I came across these thought-provoking comments by S.G. De Graaf in volume three of his work Promise and Deliverance. The comparisons between Adam’s testing in the garden and Jesus’ testing in the wilderness are particularly insightful.
Adam was once our head. He was put to the test to determine whether he truly wished to devote his whole life to the Lord. Adam became unfaithful and rejected the Lord’s favor. When the Lord Jesus took Adam’s place as our Head (of the covenant), the temptation had to be renewed since satan was bent on destroying the covenant. In this temptation Christ not only had to show obedience but also had to justify and reconcile what Adam had ruined. Therefore the temptation came to Him under different circumstances than it had to Adam.
After Jesus had been baptized and anointed, the Holy Spirit led Him out into the desert to be tempted by the devil. The desert was quite a different place from the paradise in which Adam had lived. In Paradise everything testified to God’s favor and communion, while the desert betrayed that everything had been forsaken by God and man because of our sins. Everything had been in Adam’s favor, while Christ had everything against Him. Despite the isolation of that forsaken place, Jesus had to hold on to God.
I am finding these book recommendations/reviews more difficult to write. I simply want to say, “Read the book,” and for you to understand that I really mean it. As soon as I try to put into the words the things that I liked about the story, or the themes that especially stood out, it feels as though I’m trying to tear something away from the fabric that has been beautifully woven. I enjoyed Pete Peterson’s first installment of this two-part adventure, The Fiddler’s Gun. Fiddler’s Green is even better. This story will shock you; make you laugh; and possibly make you cry. It is unmistakably a story about redemption, but fashioned in such a way as to gradually carry the reader along like a vessel upon the sea. Perhaps what stands out to me the most is the character development that Mr. Peterson achieves in this work. Though fictitious, these are real people. These are people that you and I know. People that you and I are. And if what I’ve said doesn’t convince you, my wife loved it, too.
In a past post I introduced Dr. Ralph Wood’s excellent book, Literature and Theology, in which he examines upon a number of literary works, and their bearing on the Christian life. In his chapter on G.K. Chesterton’s The Ball and the Cross, Dr. Wood delves into the effects of the Enlightenment’s promotion of tolerance, and how the antidote is true Christian hospitality. Here is an excerpt that gets to the crux of his challenging thesis:
Hospitality of a Christian kind does not entail a smiling kind of niceness, a prim-and-proper etiquette, or even a gracious capacity for party giving. The word derives from hostis, a locution originally meaning not only “host” but also “stranger” and even “enemy.” Hospitality thus becomes a Christian practice and discipline, a fundamental responsibility regarding those who are alien and perhaps even antagonistic toward us. It requires, among other things, the willingness to welcome the gift that others represent – not the gift we expect or desire from them, but their often surprising and troubling gift, especially when others have convictions that are fundamentally hostile to ours. The word “tolerance,” by contrast, originally meant “to endure pain or hardship,” and it eventually came to signify “putting up with opinions and practices of others.” There is a decisive difference. Tolerance somewhat condescendingly declares that we will “put up with” others, even when their views and habits are noxious to us. Hospitality, by contrast, offers to “put them up” in the old-fashioned sense: we will make even our enemies our guests and thus our potential friends. Hospitality thus becomes an earthly analogy to the gospel itself. Just as we were once strangers and enemies whom God has patiently taken into his household (Rom. 5:10), so we must be willing to offer hospitality to those who are alien and hostile to us.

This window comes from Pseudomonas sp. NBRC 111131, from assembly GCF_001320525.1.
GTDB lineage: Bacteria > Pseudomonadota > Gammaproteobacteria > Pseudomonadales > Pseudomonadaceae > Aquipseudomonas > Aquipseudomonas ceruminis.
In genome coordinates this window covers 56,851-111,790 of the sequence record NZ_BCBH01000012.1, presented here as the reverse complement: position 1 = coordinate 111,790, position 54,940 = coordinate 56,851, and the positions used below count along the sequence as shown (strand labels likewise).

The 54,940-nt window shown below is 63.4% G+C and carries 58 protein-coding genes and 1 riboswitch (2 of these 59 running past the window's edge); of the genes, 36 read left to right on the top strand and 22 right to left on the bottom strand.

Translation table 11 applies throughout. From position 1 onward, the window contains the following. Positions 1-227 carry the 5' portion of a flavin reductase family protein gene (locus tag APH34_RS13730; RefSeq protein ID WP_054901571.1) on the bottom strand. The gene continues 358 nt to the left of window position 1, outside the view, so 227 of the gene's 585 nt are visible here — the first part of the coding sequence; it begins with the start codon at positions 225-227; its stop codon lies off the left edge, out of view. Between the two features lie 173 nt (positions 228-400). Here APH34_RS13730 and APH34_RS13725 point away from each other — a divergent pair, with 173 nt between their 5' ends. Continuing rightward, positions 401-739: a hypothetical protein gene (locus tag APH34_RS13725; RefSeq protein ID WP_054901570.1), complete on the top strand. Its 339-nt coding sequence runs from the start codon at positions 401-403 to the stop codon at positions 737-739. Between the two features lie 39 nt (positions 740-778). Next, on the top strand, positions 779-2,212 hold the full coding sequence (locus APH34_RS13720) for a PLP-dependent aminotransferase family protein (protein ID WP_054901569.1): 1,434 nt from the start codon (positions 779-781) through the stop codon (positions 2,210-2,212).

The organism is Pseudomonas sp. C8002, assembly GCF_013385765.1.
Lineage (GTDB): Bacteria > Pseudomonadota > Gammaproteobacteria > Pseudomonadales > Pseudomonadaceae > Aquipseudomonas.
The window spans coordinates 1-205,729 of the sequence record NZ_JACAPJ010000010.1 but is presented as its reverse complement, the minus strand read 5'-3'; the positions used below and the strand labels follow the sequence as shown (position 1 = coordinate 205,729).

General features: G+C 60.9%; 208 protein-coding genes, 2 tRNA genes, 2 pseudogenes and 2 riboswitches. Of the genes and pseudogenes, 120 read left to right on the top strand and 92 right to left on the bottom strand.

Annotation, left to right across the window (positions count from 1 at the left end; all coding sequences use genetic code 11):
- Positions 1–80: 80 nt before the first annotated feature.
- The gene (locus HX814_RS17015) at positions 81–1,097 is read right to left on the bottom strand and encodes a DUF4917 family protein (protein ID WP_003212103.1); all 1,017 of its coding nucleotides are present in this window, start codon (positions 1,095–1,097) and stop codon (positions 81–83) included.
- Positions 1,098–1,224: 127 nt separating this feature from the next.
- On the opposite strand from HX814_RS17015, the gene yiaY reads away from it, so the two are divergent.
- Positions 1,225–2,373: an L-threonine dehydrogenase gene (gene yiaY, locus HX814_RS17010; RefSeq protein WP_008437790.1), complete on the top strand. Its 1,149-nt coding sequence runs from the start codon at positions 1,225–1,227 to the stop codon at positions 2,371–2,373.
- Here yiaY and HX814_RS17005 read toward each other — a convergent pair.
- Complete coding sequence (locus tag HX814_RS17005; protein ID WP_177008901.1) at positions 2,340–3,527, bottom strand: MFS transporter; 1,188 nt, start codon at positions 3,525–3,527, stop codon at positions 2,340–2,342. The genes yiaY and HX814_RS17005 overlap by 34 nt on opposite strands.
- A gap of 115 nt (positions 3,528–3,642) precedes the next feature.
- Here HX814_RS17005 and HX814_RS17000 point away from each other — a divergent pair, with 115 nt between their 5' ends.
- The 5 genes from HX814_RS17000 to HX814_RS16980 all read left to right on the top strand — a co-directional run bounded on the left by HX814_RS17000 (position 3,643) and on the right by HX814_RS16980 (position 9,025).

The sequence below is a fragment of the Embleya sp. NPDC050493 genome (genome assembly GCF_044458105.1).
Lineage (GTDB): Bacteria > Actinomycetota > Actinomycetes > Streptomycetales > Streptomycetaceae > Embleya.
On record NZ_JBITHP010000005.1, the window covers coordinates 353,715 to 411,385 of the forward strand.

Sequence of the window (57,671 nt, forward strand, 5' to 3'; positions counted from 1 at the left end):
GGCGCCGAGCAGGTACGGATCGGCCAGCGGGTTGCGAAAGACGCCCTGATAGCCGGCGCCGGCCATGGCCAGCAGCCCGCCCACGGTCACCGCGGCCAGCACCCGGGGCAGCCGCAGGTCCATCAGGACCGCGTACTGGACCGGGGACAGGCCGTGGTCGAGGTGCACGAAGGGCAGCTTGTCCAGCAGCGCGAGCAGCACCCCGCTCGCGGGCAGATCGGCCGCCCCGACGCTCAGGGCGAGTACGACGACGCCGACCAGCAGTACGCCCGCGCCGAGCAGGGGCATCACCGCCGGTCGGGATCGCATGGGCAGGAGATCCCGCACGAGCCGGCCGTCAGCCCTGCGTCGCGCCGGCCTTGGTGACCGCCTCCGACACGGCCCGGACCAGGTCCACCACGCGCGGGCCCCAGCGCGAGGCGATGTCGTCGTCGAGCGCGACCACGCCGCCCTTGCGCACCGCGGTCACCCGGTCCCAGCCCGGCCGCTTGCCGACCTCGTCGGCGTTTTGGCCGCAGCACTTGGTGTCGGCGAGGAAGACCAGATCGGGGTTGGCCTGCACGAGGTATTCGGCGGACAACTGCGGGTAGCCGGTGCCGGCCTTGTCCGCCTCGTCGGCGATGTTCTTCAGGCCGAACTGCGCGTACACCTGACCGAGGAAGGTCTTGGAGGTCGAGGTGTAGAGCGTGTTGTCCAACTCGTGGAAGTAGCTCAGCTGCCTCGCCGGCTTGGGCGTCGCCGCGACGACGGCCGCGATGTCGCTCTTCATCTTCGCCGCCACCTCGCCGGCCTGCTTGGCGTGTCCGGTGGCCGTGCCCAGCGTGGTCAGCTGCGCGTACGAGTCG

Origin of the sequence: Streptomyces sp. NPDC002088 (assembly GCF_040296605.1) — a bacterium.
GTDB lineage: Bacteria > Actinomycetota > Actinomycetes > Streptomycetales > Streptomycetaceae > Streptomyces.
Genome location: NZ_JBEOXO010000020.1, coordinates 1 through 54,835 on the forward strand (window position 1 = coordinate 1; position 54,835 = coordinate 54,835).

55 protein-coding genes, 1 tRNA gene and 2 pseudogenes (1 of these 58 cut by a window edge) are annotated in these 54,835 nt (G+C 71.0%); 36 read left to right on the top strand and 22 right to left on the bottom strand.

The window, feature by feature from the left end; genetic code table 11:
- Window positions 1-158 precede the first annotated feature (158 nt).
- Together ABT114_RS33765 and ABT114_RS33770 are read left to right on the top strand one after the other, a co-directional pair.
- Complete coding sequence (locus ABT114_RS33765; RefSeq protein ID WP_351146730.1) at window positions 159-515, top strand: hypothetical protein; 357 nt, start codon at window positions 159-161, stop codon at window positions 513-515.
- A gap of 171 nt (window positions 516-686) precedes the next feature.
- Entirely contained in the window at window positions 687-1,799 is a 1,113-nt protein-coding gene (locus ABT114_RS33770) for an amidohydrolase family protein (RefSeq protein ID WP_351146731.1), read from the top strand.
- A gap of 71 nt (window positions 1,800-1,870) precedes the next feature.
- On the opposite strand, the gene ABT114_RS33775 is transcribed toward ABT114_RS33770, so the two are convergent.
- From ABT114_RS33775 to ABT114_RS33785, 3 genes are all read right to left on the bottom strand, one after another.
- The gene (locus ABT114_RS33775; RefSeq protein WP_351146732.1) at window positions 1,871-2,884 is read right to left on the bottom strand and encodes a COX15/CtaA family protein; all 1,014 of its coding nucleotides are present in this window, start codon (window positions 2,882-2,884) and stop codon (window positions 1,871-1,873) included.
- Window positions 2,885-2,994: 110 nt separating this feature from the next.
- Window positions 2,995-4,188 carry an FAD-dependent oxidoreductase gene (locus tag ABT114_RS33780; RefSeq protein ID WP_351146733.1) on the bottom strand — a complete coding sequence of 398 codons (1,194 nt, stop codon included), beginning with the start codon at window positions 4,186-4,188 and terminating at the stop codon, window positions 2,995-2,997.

Hospitality must not be romanticized and idealized as a simply or easy practice. It does not mean, for example, that we draw no distinctions among competing truth claims, as the proponents of tolerance often profess to do. Such subtle inhospitality actually despairs of the truth. If all claims are true, then none is true. As Chesterton was fond of saying, “morality is very much like art: it consists of drawing a line somewhere.” Christian hospitality is willing to draw a line, but not to raise a bar that cannot be crossed. On the contrary, gospel hospitality is willing to hazard two radical risks regarding opponents. On the one hand, it must take them so seriously that not only can they recognize themselves in our representation of their own most basic convictions but also that we ourselves must be susceptible of conversion to their faith. Yet on the other hand, we are also called to demonstrate the case for Christianity so persuasively in both act and judgment that we help create the possibility of their conversion as well. In either case, we will not have merely tolerated each other: we will have exhibited the hospitality that eagerly engages the other (55-56).